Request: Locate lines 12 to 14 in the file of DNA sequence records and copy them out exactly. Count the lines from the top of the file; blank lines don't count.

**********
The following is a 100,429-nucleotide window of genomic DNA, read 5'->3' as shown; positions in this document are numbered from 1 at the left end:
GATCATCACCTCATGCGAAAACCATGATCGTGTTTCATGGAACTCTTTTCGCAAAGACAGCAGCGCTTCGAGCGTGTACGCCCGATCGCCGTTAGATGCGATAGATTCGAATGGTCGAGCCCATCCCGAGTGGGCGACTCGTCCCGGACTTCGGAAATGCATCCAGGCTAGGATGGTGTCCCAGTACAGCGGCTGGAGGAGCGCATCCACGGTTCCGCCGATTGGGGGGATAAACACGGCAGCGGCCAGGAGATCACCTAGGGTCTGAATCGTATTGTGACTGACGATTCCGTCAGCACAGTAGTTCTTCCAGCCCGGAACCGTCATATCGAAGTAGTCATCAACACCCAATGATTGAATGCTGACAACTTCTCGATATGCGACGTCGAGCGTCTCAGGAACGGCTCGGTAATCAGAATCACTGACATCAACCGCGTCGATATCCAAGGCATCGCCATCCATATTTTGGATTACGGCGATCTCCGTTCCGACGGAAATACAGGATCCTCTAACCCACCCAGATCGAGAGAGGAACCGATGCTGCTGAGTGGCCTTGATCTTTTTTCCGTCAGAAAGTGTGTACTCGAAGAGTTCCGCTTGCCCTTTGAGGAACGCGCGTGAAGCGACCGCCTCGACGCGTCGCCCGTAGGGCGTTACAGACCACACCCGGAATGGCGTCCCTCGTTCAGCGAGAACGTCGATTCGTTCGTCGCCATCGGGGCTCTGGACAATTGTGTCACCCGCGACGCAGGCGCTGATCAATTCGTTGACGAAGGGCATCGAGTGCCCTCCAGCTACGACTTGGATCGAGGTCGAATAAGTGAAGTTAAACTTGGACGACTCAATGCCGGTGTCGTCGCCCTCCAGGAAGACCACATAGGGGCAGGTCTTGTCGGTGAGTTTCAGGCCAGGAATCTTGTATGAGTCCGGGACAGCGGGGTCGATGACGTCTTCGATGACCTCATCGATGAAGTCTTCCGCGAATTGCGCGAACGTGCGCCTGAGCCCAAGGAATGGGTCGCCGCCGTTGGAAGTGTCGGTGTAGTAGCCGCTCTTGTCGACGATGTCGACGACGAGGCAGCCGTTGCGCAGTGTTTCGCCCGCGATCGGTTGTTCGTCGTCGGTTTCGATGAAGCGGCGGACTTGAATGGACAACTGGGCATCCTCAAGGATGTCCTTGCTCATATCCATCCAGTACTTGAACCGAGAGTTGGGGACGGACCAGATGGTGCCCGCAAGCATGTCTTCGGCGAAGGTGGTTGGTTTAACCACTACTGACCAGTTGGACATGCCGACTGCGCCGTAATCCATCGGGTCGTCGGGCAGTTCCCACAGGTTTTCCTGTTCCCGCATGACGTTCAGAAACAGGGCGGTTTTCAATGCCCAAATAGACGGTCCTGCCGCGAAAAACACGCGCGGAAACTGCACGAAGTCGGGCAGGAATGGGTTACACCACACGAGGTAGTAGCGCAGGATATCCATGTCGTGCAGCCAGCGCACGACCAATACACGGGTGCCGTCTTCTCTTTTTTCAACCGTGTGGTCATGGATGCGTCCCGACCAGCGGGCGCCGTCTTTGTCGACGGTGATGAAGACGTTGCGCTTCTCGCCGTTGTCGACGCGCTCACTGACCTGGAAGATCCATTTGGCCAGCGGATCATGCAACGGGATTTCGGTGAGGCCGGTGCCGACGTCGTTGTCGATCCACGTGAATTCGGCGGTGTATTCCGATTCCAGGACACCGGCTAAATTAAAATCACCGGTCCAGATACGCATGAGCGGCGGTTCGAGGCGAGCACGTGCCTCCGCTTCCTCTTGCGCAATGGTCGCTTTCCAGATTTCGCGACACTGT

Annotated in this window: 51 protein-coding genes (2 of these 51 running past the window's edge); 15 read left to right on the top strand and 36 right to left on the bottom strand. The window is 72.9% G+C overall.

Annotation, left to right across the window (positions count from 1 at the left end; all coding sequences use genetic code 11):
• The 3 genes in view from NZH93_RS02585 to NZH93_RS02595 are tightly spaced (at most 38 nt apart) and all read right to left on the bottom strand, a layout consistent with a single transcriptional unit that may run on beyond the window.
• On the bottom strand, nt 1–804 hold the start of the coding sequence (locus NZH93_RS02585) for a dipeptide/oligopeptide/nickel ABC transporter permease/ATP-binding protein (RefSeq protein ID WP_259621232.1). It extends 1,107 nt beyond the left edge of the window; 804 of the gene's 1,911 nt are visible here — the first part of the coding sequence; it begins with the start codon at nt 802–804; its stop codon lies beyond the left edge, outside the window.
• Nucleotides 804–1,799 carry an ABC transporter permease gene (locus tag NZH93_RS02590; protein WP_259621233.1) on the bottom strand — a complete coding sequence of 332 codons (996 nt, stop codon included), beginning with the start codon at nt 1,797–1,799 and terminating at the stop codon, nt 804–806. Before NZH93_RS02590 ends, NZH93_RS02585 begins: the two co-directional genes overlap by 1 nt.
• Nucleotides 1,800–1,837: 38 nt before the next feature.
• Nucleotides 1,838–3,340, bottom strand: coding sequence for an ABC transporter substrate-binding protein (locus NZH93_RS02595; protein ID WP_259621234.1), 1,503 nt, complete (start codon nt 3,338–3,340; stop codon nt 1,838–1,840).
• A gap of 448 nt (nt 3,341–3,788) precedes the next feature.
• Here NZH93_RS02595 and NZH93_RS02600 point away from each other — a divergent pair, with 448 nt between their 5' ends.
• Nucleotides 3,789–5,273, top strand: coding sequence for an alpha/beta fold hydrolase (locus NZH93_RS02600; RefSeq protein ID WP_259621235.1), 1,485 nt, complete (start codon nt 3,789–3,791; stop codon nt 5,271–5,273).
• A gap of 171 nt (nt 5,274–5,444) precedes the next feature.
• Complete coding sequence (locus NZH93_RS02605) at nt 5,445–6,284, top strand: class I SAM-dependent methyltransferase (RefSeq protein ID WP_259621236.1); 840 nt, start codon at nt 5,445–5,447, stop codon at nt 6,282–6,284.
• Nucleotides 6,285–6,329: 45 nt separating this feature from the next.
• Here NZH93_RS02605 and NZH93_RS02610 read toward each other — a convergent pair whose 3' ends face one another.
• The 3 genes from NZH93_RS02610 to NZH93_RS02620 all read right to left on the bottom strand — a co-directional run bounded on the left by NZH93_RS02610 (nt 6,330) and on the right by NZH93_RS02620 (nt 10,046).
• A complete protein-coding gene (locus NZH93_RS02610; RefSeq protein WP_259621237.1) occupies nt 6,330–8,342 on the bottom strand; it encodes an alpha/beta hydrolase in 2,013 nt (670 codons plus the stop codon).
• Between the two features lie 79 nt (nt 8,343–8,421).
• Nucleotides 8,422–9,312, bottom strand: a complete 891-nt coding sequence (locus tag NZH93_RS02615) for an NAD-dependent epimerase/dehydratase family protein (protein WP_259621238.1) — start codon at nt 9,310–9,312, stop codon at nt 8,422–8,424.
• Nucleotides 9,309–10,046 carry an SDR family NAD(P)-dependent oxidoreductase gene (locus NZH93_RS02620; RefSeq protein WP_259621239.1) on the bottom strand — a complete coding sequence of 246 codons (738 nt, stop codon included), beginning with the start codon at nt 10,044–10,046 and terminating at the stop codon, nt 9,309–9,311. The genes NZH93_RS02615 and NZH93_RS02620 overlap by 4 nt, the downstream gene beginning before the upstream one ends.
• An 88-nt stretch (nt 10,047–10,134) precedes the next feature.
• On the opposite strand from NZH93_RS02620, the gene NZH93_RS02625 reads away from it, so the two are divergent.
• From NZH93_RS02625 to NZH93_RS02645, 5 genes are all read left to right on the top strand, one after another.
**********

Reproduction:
• Nucleotides 3,789–5,273, top strand: coding sequence for an alpha/beta fold hydrolase (locus NZH93_RS02600; RefSeq protein ID WP_259621235.1), 1,485 nt, complete (start codon nt 3,789–3,791; stop codon nt 5,271–5,273).
• A gap of 171 nt (nt 5,274–5,444) precedes the next feature.
• Complete coding sequence (locus NZH93_RS02605) at nt 5,445–6,284, top strand: class I SAM-dependent methyltransferase (RefSeq protein ID WP_259621236.1); 840 nt, start codon at nt 5,445–5,447, stop codon at nt 6,282–6,284.